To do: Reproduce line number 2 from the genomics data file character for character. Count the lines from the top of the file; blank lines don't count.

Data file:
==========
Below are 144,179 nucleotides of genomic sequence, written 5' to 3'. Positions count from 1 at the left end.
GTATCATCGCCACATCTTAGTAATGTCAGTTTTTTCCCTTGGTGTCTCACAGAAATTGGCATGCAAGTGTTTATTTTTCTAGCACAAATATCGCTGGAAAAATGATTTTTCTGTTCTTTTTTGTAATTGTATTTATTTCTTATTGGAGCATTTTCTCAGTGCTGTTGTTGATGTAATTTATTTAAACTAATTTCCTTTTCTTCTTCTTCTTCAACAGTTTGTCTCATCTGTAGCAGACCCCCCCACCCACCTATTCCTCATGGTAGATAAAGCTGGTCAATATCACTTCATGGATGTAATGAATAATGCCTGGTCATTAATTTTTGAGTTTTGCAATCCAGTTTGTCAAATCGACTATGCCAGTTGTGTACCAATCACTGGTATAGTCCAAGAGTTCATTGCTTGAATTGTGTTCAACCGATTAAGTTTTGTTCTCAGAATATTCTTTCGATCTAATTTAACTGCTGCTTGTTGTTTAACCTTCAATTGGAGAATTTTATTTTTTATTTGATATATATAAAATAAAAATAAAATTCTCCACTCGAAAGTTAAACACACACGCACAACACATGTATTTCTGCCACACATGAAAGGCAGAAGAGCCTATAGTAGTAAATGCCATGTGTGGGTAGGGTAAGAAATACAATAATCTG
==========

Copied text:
GTATCATCGCCACATCTTAGTAATGTCAGTTTTTTCCCTTGGTGTCTCACAGAAATTGGCATGCAAGTGTTTATTTTTCTAGCACAAATATCGCTGGAAAAATGATTTTTCTGTTCTTTTTTGTAATTGTATTTATTTCTTATTGGAGCATTTTCTCAGTGCTGTTGTTGATGTAATTTATTTAAACTAATTTCCTTTTCTTCTTCTTCTTCAACAGTTTGTCTCATCTGTAGCAGACCCCCCCACCCACCTATTCCTCATGGTAGATAAAGCTGGTCAATATCACTTCATGGATGTAATGAATAATGCCTGGTCATTAATTTTTGAGTTTTGCAATCCAGTTTGTCAAATCGACTATGCCAGTTGTGTACCAATCACTGGTATAGTCCAAGAGTTCATTGCTTGAATTGTGTTCAACCGATTAAGTTTTGTTCTCAGAATATTCTTTCGATCTAATTTAACTGCTGCTTGTTGTTTAACCTTCAATTGGAGAATTTTATTTTTTATTTGATATATATAAAATAAAAATAAAATTCTCCACTCGAAAGTTAAACACACACGCACAACACATGTATTTCTGCCACACATGAAAGGCAGAAGAGCCTATAGTAGTAAATGCCATGTGTGGGTAGGGTAAGAAATACAATAATCTG